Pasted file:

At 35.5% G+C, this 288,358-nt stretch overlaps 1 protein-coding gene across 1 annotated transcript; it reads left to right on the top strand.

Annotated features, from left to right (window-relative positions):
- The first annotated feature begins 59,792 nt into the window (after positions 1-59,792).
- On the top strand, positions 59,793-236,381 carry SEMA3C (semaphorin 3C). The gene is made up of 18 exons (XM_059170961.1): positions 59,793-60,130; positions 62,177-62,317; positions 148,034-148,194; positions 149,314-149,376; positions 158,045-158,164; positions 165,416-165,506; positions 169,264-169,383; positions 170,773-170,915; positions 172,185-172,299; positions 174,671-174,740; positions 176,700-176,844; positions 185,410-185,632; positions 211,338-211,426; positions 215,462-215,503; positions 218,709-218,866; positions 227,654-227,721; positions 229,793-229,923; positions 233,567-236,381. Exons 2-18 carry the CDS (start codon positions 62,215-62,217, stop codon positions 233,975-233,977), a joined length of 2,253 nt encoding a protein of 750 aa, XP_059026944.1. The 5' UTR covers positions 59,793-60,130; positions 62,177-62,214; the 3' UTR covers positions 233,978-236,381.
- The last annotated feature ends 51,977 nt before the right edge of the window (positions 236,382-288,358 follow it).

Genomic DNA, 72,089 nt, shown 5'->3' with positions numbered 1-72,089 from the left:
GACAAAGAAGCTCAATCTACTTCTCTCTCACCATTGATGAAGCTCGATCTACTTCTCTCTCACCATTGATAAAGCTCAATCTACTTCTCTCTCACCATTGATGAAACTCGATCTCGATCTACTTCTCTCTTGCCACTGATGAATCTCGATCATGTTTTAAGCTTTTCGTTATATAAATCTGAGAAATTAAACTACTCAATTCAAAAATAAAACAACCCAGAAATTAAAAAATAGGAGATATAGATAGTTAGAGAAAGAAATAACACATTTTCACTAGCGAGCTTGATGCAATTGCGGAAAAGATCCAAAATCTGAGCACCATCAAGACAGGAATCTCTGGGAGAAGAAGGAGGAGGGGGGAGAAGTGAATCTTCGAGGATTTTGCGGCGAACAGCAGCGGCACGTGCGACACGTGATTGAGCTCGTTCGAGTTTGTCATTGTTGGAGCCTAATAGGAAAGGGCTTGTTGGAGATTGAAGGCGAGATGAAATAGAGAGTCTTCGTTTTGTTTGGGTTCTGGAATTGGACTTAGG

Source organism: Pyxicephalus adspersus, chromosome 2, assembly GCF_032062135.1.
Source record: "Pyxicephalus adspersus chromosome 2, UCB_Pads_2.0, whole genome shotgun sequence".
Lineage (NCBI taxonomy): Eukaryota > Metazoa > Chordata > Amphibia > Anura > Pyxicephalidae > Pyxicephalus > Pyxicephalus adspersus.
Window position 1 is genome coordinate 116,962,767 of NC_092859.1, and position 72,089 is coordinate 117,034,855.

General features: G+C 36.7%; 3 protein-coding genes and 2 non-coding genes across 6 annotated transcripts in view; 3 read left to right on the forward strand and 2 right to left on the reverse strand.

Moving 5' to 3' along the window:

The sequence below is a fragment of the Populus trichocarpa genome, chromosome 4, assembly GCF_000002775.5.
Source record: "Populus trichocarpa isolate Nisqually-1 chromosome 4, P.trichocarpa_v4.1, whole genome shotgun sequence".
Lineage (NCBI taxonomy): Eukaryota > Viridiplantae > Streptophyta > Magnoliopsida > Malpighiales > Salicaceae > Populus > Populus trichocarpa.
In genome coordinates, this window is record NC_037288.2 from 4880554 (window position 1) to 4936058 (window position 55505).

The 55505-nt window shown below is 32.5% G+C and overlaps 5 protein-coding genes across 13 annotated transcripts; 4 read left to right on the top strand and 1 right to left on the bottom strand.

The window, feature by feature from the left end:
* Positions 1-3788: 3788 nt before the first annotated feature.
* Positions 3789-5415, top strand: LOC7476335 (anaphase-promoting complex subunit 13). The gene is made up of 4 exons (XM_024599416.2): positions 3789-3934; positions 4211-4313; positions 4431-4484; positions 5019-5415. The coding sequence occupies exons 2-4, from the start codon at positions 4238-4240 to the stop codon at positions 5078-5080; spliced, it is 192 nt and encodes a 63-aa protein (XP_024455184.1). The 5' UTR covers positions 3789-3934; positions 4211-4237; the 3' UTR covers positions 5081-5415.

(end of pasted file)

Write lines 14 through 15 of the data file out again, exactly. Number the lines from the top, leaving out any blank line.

The sequence below is a fragment of the Populus trichocarpa genome, chromosome 4, assembly GCF_000002775.5.
Source record: "Populus trichocarpa isolate Nisqually-1 chromosome 4, P.trichocarpa_v4.1, whole genome shotgun sequence".